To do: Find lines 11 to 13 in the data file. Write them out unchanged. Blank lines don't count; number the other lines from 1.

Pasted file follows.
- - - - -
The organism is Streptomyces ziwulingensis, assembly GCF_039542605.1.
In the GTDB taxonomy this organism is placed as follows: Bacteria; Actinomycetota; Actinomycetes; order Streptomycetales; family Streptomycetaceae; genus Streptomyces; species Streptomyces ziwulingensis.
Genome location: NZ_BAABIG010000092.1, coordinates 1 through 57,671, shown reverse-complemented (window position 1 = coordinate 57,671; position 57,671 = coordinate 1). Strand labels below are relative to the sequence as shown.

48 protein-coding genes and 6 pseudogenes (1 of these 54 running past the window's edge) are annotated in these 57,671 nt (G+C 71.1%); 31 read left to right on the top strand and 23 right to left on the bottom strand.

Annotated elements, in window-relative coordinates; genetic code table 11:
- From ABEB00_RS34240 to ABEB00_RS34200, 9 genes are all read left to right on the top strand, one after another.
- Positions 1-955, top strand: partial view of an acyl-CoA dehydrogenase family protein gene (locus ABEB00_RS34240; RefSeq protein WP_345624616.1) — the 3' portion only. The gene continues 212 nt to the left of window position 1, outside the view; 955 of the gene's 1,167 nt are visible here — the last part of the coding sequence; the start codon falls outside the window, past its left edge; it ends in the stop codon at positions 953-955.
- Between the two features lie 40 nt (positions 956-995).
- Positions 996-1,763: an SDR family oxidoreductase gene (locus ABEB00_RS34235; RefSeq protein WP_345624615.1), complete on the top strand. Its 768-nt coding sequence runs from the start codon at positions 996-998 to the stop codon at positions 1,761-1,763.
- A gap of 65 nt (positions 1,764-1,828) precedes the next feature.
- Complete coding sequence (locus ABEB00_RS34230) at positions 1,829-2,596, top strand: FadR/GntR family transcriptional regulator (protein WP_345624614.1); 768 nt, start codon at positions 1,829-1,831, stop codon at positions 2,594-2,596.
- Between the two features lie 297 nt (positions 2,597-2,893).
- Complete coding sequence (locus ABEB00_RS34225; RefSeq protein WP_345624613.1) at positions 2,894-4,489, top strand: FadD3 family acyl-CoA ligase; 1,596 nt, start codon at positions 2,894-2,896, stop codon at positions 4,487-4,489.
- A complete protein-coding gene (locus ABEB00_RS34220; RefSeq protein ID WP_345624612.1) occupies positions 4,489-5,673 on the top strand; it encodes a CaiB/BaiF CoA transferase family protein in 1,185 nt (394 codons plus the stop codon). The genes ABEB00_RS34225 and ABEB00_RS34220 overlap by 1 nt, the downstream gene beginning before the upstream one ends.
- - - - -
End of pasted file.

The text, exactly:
- Complete coding sequence (locus ABEB00_RS34230) at positions 1,829-2,596, top strand: FadR/GntR family transcriptional regulator (protein WP_345624614.1); 768 nt, start codon at positions 1,829-1,831, stop codon at positions 2,594-2,596.
- Between the two features lie 297 nt (positions 2,597-2,893).
- Complete coding sequence (locus ABEB00_RS34225; RefSeq protein WP_345624613.1) at positions 2,894-4,489, top strand: FadD3 family acyl-CoA ligase; 1,596 nt, start codon at positions 2,894-2,896, stop codon at positions 4,487-4,489.